Staff Publications

Staff Publications

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    'Staff publications' is the digital repository of Wageningen University & Research

    'Staff publications' contains references to publications authored by Wageningen University staff from 1976 onward.

    Publications authored by the staff of the Research Institutes are available from 1995 onwards.

    Full text documents are added when available. The database is updated daily and currently holds about 240,000 items, of which 72,000 in open access.

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    Retrieval of spruce leaf chlorophyll content from airborne image data using continuum removal and radiative transfer
    Malenovsky, Z. ; Homolova, L. ; Zurita-Milla, R. ; Lukes, P. ; Kaplan, V. ; Hanus, J. ; Gastellu-Etchegorry, J.P. ; Schaepman, M.E. - \ 2013
    Remote Sensing of Environment 131 (2013). - ISSN 0034-4257 - p. 85 - 102.
    canopy reflectance models - optical-properties model - area index - hyperspectral data - forest canopies - precision agriculture - vegetation canopies - red - band - absorption
    We investigate combined continuum removal and radiative transfer (RT) modeling to retrieve leaf chlorophyll a & b content (Cab) from the AISA Eagle airborne imaging spectrometer data of sub-meter (0.4 m) spatial resolution. Based on coupled PROSPECT-DART RT simulations of a Norway spruce (Picea abies (L.) Karst.) stand, we propose a new Cab sensitive index located between 650 and 720 nm and termed ANCB650–720. The performance of ANCB650–720 was validated against ground-measured Cab of ten spruce crowns and compared with Cab estimated by a conventional artificial neural network (ANN) trained with continuum removed RT simulations and also by three previously published chlorophyll optical indices: normalized difference between reflectance at 925 and 710 nm (ND925&710), simple reflectance ratio between 750 and 710 nm (SR750/710) and the ratio of TCARI/OSAVI indices. Although all retrieval methods produced visually comparable Cab spatial patterns, the ground validation revealed that the ANCB650–720 and ANN retrievals are more accurate than the other three chlorophyll indices (R2 = 0.72 for both methods). ANCB650–720 estimated Cab with an RMSE = 2.27 µg cm- 2 (relative RRMSE = 4.35%) and ANN with an RMSE = 2.18 µg cm- 2 (RRMSE = 4.18%), while SR750/710 with an RMSE = 4.16 µg cm- 2 (RRMSE = 7.97%), ND925&710 with an RMSE = 9.07 µg cm- 2 (RRMSE = 17.38%) and TCARI/OSAVI with an RMSE = 12.30 µg cm- 2 (RRMSE = 23.56%). Also the systematic RMSES was lower than the unsystematic one only for the ANCB650–720 and ANN retrievals. Our results indicate that the newly proposed index can provide the same accuracy as ANN except for Cab values below 30 µg cm- 2, which are slightly overestimated (RMSE = 2.42 µg cm- 2). The computationally efficient ANCB650–720 retrieval provides accurate high spatial resolution airborne Cab maps, considerable as a suitable reference data for validating satellite-based Cab products.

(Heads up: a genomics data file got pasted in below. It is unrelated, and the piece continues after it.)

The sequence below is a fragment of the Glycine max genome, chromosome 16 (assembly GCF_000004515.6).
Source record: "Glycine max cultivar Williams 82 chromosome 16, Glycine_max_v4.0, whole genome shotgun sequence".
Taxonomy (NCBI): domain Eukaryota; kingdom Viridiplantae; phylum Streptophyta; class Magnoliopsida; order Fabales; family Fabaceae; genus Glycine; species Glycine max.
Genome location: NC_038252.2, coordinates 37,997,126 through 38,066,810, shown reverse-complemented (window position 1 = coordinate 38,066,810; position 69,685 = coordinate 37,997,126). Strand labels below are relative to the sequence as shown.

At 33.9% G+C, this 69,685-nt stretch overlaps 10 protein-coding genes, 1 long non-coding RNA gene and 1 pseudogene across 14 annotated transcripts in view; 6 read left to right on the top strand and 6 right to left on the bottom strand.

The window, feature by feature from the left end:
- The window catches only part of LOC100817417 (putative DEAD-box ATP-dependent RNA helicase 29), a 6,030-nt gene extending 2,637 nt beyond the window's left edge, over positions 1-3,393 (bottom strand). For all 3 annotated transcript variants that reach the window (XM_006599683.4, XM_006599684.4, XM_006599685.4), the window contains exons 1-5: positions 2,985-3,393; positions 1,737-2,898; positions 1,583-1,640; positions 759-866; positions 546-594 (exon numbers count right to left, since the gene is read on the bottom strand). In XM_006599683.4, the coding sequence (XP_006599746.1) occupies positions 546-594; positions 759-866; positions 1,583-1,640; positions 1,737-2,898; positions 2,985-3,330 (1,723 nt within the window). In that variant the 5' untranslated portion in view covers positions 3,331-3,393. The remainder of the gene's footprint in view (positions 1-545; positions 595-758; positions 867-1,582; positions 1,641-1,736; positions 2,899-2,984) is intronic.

Canopy bidirectional reflectance calculation based on Adding method and SAIL formalism: AddingS / AddingSD
    Kallel, A. ; Verhoef, W. ; Hegarat-Mascle, S. Le; Ottle, C. ; Hubert-Moy, L. - \ 2008
    Remote Sensing of Environment 112 (2008)9. - ISSN 0034-4257 - p. 3639 - 3655.
    radiative-transfer - vegetation canopies - light-scattering - model - simulation